I felt a tug on my toe. It was my shrimpy new stepsister, Tish. With Tish circling me like one of Saturn’s rings, this Mexican vacation had been less than perfect.

Tish grinned. “Time to play water polo, Kevin.”

I groaned. Count on Tish to pick a game that was scheduled for the same afternoon everyone else was going to the dolphin show. Most of our families were in Mexico for my dad and Steve’s wedding. I would rather have hung out with my cousins, but I had promised Tish I would play water polo. No dolphins for me.

“Manuel said the winners’ prize is amazing,” Tish said.

I squinted at the Mexican sun from my spot in the shade. After a five-mile beach walk with Steve, skipping shells across the waves, my legs felt like cement and my feet were covered in blisters. Besides, I didn’t care about winning some T-shirt. I wanted to see dolphins.

Tish pulled on my arm. Cement legs or not, I had promised. I crawled from my lounge chair. I was rewarded with smiles from Dad and Steve from their nearby chairs.

I limped along as Tish skipped to the other side of the pool, where the activities director was tossing slippery green and blue gear at the kids in the pool.

Fabio handed a blue one to me. “A cap so everyone can tell which team you’re on.”

Great. Swim caps with floppy bunny ears.

At least my cousins weren’t there to see me wearing a blue bunny hat. I slipped on my cap and jumped in, immediately wishing I hadn’t. The water stung the blister on my heel.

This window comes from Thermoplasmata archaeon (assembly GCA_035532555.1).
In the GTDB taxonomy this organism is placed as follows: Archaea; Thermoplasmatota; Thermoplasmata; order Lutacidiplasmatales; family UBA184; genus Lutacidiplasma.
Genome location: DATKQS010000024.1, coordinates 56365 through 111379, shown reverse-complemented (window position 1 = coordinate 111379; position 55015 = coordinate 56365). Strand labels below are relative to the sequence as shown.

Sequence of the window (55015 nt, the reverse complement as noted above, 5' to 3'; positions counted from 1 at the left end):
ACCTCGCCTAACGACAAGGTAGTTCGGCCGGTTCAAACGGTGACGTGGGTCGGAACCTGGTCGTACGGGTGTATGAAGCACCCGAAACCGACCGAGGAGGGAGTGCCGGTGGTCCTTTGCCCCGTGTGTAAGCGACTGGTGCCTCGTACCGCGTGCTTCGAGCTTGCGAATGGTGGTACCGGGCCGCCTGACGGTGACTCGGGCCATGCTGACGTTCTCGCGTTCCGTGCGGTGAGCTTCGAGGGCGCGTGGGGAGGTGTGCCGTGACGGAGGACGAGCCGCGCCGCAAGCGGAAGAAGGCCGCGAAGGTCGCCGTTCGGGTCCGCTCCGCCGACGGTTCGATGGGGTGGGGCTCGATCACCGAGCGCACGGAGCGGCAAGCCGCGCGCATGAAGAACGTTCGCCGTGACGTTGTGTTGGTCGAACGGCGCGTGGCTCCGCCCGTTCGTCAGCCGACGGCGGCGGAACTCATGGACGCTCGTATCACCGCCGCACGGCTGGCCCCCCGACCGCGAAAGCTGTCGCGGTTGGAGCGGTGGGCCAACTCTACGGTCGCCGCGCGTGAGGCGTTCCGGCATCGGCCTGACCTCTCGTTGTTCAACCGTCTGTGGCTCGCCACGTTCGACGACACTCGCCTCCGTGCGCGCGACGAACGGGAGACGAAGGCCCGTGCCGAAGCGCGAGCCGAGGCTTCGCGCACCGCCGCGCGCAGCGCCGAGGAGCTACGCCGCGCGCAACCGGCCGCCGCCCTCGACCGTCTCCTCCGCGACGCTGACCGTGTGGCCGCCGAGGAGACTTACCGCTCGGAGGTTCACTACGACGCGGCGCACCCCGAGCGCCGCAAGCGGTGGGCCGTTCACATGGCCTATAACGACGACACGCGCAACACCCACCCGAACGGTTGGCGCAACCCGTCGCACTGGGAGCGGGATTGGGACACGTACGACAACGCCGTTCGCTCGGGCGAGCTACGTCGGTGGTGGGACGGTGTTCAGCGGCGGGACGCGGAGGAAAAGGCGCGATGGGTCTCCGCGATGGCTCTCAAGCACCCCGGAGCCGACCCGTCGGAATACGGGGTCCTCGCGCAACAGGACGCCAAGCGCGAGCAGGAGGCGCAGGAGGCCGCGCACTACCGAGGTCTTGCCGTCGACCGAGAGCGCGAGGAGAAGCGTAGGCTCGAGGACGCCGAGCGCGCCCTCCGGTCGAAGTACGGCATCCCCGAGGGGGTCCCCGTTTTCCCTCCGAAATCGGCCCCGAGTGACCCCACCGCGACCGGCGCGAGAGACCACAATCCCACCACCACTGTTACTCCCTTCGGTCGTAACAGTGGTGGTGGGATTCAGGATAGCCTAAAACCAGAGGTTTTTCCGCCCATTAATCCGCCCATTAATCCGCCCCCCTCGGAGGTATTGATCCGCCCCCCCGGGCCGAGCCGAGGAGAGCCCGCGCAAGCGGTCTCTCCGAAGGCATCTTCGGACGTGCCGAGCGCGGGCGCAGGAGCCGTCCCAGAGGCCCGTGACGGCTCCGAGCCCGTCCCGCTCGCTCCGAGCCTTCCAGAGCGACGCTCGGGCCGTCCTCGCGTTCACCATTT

Tish wore a blue cap like me. No surprise there. Of course she’d make sure she was on my team.

She giggled. “I wish Aunt Eva was here to take our picture. You look cute in bunny ears, Kevin.”

Camera-crazy Aunt Eva absent? I’d call that a good thing.

“We get to use two hands to pass the ball here. In real water polo you only get to use one hand.” Last month Tish had joined a swim club that played water polo. She already thought she was an expert.

“And real water polo is played in deep water. At least this pool isn’t deep.” Tish hopped up and down, her chin barely above water.

I wondered about her definition of deep.

Manuel blew a whistle. “Blue on one side, green on the other.”

We went to the blue side of the pool. I lifted Tish out to sit on the side, then leaned on the edge.

A high school-aged guy tweaked one of the ears on Tish’s cap. “Greetings, fellow blues. I’m Ian,” he said. “I play goalie back home in England.”

“Excellent,” I said. “I’ll help you defend.”

Ian scanned the pool. “We may be in a right fix. Looks like we have a size issue on our hands, mate,” he whispered. “You’d better play forward.”

My stomach sunk. I was not exactly a good shot.

“Ready?” Fabio held a white ball in his hand.

I tensed, wishing I had a more reliable teacher than my new seven-year-old sister. It would be nice if I had a clue how to play. Or how I could get out of the water before I made a fool of myself.

Fabio blew the whistle and lobbed the ball into the center of the pool. Both teams kicked toward it, water splashing. I leapt forward too, but a tanned guy on the green team got there way ahead of me and shot the ball. Ian dove sideways and blocked it.

“Get down to their goal,” Ian yelled to me.

I swam toward the green goal. Maybe I wouldn’t blow it. Right. And maybe pigs would fly.